LONDON: The announcement by Bauer Media that it is to suspend publication of FHM and ZOO magazines marks the end of an era for "lads' mags".

Over time, young men's media habits have continually moved towards mobile and social, Bauer noted.

It went on to claim that the two male-orientated titles had a combined digital audience of over 5m, but ABC data shows that FHM's print circulation was less than 100,000 last year. Rivals like Nuts and Loaded have also closed in the past year as circulation fell.

James Brown, who gained notoriety during his period as editor of Loaded, told Marketing Week that "publishing has definitely been much improved by digital technology".

He observed that the shift from print to websites was now moving on to social, making websites almost redundant.

"It's democratised it," he said. "When I started out in publishing … it was very difficult to get into. Now you can do anything, anywhere, on your phone."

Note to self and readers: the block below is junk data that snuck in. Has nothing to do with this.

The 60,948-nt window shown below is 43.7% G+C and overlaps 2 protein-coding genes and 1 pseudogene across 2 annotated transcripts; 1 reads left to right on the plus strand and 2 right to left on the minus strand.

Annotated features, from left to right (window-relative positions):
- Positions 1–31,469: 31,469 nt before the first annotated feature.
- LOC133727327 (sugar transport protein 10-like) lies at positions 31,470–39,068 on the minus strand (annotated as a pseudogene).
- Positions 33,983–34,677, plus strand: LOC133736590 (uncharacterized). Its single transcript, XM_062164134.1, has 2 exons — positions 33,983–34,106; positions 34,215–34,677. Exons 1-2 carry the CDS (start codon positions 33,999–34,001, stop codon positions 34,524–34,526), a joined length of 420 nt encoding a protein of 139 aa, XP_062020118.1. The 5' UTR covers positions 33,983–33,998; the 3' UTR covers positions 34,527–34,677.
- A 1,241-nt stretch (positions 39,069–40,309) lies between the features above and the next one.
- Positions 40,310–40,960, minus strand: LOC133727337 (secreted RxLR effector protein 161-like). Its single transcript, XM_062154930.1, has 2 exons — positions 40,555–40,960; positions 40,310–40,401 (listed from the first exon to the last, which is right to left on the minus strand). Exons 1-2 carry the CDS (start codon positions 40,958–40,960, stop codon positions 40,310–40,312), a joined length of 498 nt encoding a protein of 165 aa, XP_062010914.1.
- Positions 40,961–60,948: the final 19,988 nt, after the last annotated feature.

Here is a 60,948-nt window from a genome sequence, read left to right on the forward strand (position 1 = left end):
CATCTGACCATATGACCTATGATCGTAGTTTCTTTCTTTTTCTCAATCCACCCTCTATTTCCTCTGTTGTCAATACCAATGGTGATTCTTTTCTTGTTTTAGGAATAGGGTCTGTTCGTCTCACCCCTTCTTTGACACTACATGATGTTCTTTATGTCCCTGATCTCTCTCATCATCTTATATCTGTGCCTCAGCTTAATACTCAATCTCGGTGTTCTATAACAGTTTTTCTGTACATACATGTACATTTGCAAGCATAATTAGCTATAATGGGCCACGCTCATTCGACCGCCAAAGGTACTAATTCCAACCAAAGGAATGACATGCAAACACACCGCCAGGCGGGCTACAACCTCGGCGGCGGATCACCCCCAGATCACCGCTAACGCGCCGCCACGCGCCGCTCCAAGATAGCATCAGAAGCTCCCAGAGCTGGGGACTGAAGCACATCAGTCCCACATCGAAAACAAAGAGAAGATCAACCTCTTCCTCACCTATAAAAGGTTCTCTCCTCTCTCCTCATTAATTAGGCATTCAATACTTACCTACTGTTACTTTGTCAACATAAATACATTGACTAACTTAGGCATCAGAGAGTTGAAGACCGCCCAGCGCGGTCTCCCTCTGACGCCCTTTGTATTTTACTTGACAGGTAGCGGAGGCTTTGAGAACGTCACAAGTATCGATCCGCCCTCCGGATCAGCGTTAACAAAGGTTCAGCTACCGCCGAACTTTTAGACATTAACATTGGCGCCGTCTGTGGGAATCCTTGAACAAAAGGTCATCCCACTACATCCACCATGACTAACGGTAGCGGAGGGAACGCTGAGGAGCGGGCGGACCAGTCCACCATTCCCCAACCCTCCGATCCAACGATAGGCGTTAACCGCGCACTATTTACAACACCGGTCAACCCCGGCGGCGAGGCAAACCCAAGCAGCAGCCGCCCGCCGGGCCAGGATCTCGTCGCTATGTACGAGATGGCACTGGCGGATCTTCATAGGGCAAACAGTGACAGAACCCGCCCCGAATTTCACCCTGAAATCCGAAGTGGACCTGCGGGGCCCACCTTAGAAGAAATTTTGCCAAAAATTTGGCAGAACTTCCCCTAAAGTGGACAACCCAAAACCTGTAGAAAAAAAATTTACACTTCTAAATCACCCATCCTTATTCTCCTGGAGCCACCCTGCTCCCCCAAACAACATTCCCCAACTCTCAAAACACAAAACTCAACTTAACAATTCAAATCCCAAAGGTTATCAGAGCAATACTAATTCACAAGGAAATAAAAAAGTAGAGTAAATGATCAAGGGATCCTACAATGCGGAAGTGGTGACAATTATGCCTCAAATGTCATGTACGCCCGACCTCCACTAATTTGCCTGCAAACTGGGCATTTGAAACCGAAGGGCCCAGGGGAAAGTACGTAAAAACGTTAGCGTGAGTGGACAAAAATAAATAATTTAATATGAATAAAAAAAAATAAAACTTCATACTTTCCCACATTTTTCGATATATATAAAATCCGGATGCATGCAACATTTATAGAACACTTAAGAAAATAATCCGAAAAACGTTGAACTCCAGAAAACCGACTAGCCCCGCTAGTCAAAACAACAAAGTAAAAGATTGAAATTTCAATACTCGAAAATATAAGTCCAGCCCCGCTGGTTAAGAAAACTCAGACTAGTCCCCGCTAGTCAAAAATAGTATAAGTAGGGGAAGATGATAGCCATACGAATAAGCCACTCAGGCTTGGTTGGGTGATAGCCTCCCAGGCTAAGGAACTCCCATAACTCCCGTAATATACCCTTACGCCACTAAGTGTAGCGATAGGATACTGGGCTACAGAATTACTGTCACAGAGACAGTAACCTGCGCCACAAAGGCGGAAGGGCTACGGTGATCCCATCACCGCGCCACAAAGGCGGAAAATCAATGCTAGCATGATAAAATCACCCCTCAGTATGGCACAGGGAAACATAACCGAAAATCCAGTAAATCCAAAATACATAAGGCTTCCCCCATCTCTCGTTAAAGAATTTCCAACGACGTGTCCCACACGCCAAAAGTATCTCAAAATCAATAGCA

But he added that print wasn't dead, although it faced major challenges and needed to evolve. The rise of free newspapers and magazines has been one welcome development, he suggested.

"[Going free] changed [listings magazine] Time Out from struggling to sell 40,000 a week to going out to 500,000 people," Brown noted, adding that NME, the music newspaper which recently relaunched as a free paper, should have taken that route six years ago.

"Every day of the week now you get given a fairly competently put together magazine at a travel point or a garage," he noted. And there has also been "massive growth" in small independent magazines.

"The main thing is you've just got to get the print into the audience's hands that the advertisers want," he stated.

Data sourced from Bauer Media, Marketing Week; additional content by Warc staff